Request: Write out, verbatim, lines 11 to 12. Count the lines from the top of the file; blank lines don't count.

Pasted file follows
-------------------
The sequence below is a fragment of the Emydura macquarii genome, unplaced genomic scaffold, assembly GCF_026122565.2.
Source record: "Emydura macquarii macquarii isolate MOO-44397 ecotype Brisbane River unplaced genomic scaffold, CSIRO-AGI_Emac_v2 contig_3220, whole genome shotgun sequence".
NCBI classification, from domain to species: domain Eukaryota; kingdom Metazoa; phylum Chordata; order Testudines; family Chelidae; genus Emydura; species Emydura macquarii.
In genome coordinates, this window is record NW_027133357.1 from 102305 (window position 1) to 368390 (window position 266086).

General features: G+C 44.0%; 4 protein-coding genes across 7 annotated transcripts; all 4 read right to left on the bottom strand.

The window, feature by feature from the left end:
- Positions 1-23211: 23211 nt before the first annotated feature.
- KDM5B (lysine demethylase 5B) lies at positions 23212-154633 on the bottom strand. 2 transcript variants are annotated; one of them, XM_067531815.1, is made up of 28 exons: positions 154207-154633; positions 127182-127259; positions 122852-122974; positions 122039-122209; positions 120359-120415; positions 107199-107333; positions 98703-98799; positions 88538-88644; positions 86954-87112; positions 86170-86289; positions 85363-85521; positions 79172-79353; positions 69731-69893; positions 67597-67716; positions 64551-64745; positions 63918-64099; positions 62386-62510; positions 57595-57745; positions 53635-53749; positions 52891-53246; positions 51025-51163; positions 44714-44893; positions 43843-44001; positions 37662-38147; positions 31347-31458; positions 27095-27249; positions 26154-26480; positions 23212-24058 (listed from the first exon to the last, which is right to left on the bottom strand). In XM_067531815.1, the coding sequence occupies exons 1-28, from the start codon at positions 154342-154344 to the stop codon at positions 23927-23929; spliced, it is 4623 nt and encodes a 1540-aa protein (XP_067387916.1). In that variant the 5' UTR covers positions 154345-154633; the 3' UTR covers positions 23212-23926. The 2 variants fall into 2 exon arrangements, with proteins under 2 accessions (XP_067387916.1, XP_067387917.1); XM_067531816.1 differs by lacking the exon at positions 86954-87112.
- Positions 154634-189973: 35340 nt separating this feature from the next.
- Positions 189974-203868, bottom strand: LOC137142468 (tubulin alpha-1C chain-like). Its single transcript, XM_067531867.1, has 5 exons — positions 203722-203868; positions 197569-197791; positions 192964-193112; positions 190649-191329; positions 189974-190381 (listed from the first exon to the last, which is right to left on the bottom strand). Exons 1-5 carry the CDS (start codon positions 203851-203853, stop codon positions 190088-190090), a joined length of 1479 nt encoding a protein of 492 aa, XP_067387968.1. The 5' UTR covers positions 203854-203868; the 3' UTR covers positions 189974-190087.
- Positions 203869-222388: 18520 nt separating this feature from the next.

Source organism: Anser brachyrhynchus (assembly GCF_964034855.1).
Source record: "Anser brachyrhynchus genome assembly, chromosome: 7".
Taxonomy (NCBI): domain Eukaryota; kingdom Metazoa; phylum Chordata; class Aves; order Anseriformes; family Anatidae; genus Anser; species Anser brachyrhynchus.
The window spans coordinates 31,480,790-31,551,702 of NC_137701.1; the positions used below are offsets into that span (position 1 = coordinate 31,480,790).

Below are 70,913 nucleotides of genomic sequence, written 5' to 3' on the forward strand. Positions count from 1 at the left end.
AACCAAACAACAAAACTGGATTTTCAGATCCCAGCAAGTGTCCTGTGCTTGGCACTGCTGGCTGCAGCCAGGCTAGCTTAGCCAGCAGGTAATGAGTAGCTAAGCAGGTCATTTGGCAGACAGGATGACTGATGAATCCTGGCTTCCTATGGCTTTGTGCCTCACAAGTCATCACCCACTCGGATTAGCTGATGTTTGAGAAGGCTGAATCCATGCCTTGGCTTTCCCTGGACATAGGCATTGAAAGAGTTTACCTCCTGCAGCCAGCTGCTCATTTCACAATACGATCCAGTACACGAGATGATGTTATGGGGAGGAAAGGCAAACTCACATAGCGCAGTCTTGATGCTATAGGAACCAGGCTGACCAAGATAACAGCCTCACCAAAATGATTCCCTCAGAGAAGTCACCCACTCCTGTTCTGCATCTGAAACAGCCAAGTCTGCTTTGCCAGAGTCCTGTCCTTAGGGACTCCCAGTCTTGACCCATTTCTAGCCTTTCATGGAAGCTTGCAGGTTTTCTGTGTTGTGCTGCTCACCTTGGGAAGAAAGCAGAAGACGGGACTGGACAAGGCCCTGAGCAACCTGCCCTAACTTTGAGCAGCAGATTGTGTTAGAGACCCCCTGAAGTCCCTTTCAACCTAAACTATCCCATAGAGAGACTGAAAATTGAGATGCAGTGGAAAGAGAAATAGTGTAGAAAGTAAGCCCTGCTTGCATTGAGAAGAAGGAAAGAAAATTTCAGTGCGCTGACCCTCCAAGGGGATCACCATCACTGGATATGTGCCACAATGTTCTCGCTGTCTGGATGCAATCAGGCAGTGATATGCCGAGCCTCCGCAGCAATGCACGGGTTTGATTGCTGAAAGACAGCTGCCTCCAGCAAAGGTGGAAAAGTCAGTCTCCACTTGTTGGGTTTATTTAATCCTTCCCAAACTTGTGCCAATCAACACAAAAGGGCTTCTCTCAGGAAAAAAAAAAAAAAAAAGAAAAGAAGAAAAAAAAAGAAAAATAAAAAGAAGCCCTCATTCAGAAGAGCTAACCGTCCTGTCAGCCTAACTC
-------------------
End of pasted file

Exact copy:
- Positions 203869-222388: 18520 nt separating this feature from the next.

Source organism: Anser brachyrhynchus (assembly GCF_964034855.1).